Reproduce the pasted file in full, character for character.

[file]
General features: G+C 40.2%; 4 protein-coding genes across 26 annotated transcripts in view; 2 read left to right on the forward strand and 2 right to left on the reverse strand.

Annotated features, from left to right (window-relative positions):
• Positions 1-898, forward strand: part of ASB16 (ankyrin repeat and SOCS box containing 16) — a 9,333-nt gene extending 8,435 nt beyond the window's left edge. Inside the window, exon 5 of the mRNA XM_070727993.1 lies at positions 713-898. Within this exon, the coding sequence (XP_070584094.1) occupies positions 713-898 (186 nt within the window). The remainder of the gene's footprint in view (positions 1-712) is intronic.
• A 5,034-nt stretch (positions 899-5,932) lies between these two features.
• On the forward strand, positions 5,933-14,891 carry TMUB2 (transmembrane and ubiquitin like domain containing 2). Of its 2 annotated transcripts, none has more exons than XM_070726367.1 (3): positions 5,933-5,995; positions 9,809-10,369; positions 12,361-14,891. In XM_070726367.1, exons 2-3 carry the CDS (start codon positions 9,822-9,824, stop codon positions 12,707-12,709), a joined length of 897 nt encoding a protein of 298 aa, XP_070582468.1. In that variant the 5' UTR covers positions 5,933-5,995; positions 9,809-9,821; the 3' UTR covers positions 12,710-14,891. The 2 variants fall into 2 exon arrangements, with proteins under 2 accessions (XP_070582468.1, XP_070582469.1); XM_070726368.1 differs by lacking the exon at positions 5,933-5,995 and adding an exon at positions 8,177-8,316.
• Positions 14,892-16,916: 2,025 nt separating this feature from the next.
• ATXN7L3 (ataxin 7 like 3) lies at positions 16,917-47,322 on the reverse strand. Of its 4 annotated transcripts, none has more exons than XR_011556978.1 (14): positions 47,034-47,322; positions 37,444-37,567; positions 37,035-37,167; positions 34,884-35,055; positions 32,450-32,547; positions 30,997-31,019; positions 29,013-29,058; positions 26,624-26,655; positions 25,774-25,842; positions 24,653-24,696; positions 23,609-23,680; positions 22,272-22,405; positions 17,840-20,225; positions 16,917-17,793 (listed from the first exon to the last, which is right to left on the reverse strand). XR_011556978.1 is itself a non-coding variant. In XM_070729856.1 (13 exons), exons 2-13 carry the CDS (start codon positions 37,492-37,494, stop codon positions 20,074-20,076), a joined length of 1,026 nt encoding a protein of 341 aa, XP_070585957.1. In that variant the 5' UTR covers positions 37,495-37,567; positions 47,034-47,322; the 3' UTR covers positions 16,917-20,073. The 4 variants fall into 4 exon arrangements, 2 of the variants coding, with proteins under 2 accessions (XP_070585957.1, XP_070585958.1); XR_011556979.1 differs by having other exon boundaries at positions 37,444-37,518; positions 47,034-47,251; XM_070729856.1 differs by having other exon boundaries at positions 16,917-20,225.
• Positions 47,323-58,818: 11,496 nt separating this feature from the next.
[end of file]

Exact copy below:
General features: G+C 40.2%; 4 protein-coding genes across 26 annotated transcripts in view; 2 read left to right on the forward strand and 2 right to left on the reverse strand.

Annotated features, from left to right (window-relative positions):
• Positions 1-898, forward strand: part of ASB16 (ankyrin repeat and SOCS box containing 16) — a 9,333-nt gene extending 8,435 nt beyond the window's left edge. Inside the window, exon 5 of the mRNA XM_070727993.1 lies at positions 713-898. Within this exon, the coding sequence (XP_070584094.1) occupies positions 713-898 (186 nt within the window). The remainder of the gene's footprint in view (positions 1-712) is intronic.
• A 5,034-nt stretch (positions 899-5,932) lies between these two features.
• On the forward strand, positions 5,933-14,891 carry TMUB2 (transmembrane and ubiquitin like domain containing 2). Of its 2 annotated transcripts, none has more exons than XM_070726367.1 (3): positions 5,933-5,995; positions 9,809-10,369; positions 12,361-14,891. In XM_070726367.1, exons 2-3 carry the CDS (start codon positions 9,822-9,824, stop codon positions 12,707-12,709), a joined length of 897 nt encoding a protein of 298 aa, XP_070582468.1. In that variant the 5' UTR covers positions 5,933-5,995; positions 9,809-9,821; the 3' UTR covers positions 12,710-14,891. The 2 variants fall into 2 exon arrangements, with proteins under 2 accessions (XP_070582468.1, XP_070582469.1); XM_070726368.1 differs by lacking the exon at positions 5,933-5,995 and adding an exon at positions 8,177-8,316.
• Positions 14,892-16,916: 2,025 nt separating this feature from the next.
• ATXN7L3 (ataxin 7 like 3) lies at positions 16,917-47,322 on the reverse strand. Of its 4 annotated transcripts, none has more exons than XR_011556978.1 (14): positions 47,034-47,322; positions 37,444-37,567; positions 37,035-37,167; positions 34,884-35,055; positions 32,450-32,547; positions 30,997-31,019; positions 29,013-29,058; positions 26,624-26,655; positions 25,774-25,842; positions 24,653-24,696; positions 23,609-23,680; positions 22,272-22,405; positions 17,840-20,225; positions 16,917-17,793 (listed from the first exon to the last, which is right to left on the reverse strand). XR_011556978.1 is itself a non-coding variant. In XM_070729856.1 (13 exons), exons 2-13 carry the CDS (start codon positions 37,492-37,494, stop codon positions 20,074-20,076), a joined length of 1,026 nt encoding a protein of 341 aa, XP_070585957.1. In that variant the 5' UTR covers positions 37,495-37,567; positions 47,034-47,322; the 3' UTR covers positions 16,917-20,073. The 4 variants fall into 4 exon arrangements, 2 of the variants coding, with proteins under 2 accessions (XP_070585957.1, XP_070585958.1); XR_011556979.1 differs by having other exon boundaries at positions 37,444-37,518; positions 47,034-47,251; XM_070729856.1 differs by having other exon boundaries at positions 16,917-20,225.
• Positions 47,323-58,818: 11,496 nt separating this feature from the next.